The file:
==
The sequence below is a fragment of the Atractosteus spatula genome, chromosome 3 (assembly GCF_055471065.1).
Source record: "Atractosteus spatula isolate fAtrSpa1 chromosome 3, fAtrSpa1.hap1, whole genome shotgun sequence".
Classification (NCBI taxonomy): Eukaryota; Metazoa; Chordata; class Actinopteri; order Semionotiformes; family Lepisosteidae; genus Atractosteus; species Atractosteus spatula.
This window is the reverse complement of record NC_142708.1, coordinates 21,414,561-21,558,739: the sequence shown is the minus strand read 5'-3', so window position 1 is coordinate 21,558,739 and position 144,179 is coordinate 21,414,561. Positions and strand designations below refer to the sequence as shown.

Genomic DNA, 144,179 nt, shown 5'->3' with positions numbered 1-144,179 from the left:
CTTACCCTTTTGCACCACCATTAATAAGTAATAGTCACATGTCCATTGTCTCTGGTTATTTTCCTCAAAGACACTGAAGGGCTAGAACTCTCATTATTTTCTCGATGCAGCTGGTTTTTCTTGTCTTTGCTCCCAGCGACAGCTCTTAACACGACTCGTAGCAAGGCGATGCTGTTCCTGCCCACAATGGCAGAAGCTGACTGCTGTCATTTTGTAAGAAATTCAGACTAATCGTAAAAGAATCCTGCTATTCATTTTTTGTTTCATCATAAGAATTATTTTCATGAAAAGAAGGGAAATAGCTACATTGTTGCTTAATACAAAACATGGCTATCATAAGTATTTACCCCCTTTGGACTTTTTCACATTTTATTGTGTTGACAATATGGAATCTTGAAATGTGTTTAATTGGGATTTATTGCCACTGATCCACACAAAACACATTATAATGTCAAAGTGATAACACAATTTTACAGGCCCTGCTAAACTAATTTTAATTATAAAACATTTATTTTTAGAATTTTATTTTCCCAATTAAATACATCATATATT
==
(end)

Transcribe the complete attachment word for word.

The sequence below is a fragment of the Atractosteus spatula genome, chromosome 3 (assembly GCF_055471065.1).
Source record: "Atractosteus spatula isolate fAtrSpa1 chromosome 3, fAtrSpa1.hap1, whole genome shotgun sequence".
Classification (NCBI taxonomy): Eukaryota; Metazoa; Chordata; class Actinopteri; order Semionotiformes; family Lepisosteidae; genus Atractosteus; species Atractosteus spatula.
This window is the reverse complement of record NC_142708.1, coordinates 21,414,561-21,558,739: the sequence shown is the minus strand read 5'-3', so window position 1 is coordinate 21,558,739 and position 144,179 is coordinate 21,414,561. Positions and strand designations below refer to the sequence as shown.

Genomic DNA, 144,179 nt, shown 5'->3' with positions numbered 1-144,179 from the left:
CTTACCCTTTTGCACCACCATTAATAAGTAATAGTCACATGTCCATTGTCTCTGGTTATTTTCCTCAAAGACACTGAAGGGCTAGAACTCTCATTATTTTCTCGATGCAGCTGGTTTTTCTTGTCTTTGCTCCCAGCGACAGCTCTTAACACGACTCGTAGCAAGGCGATGCTGTTCCTGCCCACAATGGCAGAAGCTGACTGCTGTCATTTTGTAAGAAATTCAGACTAATCGTAAAAGAATCCTGCTATTCATTTTTTGTTTCATCATAAGAATTATTTTCATGAAAAGAAGGGAAATAGCTACATTGTTGCTTAATACAAAACATGGCTATCATAAGTATTTACCCCCTTTGGACTTTTTCACATTTTATTGTGTTGACAATATGGAATCTTGAAATGTGTTTAATTGGGATTTATTGCCACTGATCCACACAAAACACATTATAATGTCAAAGTGATAACACAATTTTACAGGCCCTGCTAAACTAATTTTAATTATAAAACATTTATTTTTAGAATTTTATTTTCCCAATTAAATACATCATATATT